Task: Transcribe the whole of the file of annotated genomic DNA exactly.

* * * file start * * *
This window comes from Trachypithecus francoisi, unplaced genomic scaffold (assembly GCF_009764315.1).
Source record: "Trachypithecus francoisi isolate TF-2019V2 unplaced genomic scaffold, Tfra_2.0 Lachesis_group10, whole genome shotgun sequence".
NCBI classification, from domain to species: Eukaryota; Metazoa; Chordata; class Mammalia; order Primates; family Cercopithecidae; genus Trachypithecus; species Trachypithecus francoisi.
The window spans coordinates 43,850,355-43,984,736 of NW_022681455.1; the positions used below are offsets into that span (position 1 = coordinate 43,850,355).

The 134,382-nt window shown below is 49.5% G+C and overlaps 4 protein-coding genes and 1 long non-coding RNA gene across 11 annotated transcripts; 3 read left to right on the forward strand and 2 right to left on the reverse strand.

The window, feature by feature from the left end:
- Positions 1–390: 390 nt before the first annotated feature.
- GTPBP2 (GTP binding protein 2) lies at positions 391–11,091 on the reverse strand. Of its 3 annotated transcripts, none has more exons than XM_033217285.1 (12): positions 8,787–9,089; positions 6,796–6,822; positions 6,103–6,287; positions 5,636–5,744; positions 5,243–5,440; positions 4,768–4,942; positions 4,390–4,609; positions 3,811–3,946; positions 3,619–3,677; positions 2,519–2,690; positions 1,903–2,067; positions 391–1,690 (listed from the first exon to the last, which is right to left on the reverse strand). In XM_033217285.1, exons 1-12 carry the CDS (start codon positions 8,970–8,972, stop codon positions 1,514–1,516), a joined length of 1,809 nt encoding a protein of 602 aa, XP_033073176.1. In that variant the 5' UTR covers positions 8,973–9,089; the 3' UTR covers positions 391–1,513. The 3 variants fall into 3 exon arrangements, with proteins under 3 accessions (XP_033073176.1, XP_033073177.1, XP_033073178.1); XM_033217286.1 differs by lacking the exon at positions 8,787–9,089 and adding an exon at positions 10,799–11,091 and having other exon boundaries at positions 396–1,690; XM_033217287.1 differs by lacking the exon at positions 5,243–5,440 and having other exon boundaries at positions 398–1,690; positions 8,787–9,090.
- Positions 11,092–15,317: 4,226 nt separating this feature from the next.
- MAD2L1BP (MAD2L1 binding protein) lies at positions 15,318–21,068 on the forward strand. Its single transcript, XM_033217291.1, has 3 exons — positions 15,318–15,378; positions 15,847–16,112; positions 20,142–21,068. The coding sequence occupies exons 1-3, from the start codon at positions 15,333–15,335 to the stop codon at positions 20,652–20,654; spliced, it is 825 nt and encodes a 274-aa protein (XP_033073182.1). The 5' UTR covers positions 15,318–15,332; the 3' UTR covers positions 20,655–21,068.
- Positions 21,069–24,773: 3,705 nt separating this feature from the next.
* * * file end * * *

This window comes from Trachypithecus francoisi, unplaced genomic scaffold (assembly GCF_009764315.1).
Source record: "Trachypithecus francoisi isolate TF-2019V2 unplaced genomic scaffold, Tfra_2.0 Lachesis_group10, whole genome shotgun sequence".
NCBI classification, from domain to species: Eukaryota; Metazoa; Chordata; class Mammalia; order Primates; family Cercopithecidae; genus Trachypithecus; species Trachypithecus francoisi.
The window spans coordinates 43,850,355-43,984,736 of NW_022681455.1; the positions used below are offsets into that span (position 1 = coordinate 43,850,355).

The 134,382-nt window shown below is 49.5% G+C and overlaps 4 protein-coding genes and 1 long non-coding RNA gene across 11 annotated transcripts; 3 read left to right on the forward strand and 2 right to left on the reverse strand.

The window, feature by feature from the left end:
- Positions 1–390: 390 nt before the first annotated feature.
- GTPBP2 (GTP binding protein 2) lies at positions 391–11,091 on the reverse strand. Of its 3 annotated transcripts, none has more exons than XM_033217285.1 (12): positions 8,787–9,089; positions 6,796–6,822; positions 6,103–6,287; positions 5,636–5,744; positions 5,243–5,440; positions 4,768–4,942; positions 4,390–4,609; positions 3,811–3,946; positions 3,619–3,677; positions 2,519–2,690; positions 1,903–2,067; positions 391–1,690 (listed from the first exon to the last, which is right to left on the reverse strand). In XM_033217285.1, exons 1-12 carry the CDS (start codon positions 8,970–8,972, stop codon positions 1,514–1,516), a joined length of 1,809 nt encoding a protein of 602 aa, XP_033073176.1. In that variant the 5' UTR covers positions 8,973–9,089; the 3' UTR covers positions 391–1,513. The 3 variants fall into 3 exon arrangements, with proteins under 3 accessions (XP_033073176.1, XP_033073177.1, XP_033073178.1); XM_033217286.1 differs by lacking the exon at positions 8,787–9,089 and adding an exon at positions 10,799–11,091 and having other exon boundaries at positions 396–1,690; XM_033217287.1 differs by lacking the exon at positions 5,243–5,440 and having other exon boundaries at positions 398–1,690; positions 8,787–9,090.
- Positions 11,092–15,317: 4,226 nt separating this feature from the next.
- MAD2L1BP (MAD2L1 binding protein) lies at positions 15,318–21,068 on the forward strand. Its single transcript, XM_033217291.1, has 3 exons — positions 15,318–15,378; positions 15,847–16,112; positions 20,142–21,068. The coding sequence occupies exons 1-3, from the start codon at positions 15,333–15,335 to the stop codon at positions 20,652–20,654; spliced, it is 825 nt and encodes a 274-aa protein (XP_033073182.1). The 5' UTR covers positions 15,318–15,332; the 3' UTR covers positions 20,655–21,068.
- Positions 21,069–24,773: 3,705 nt separating this feature from the next.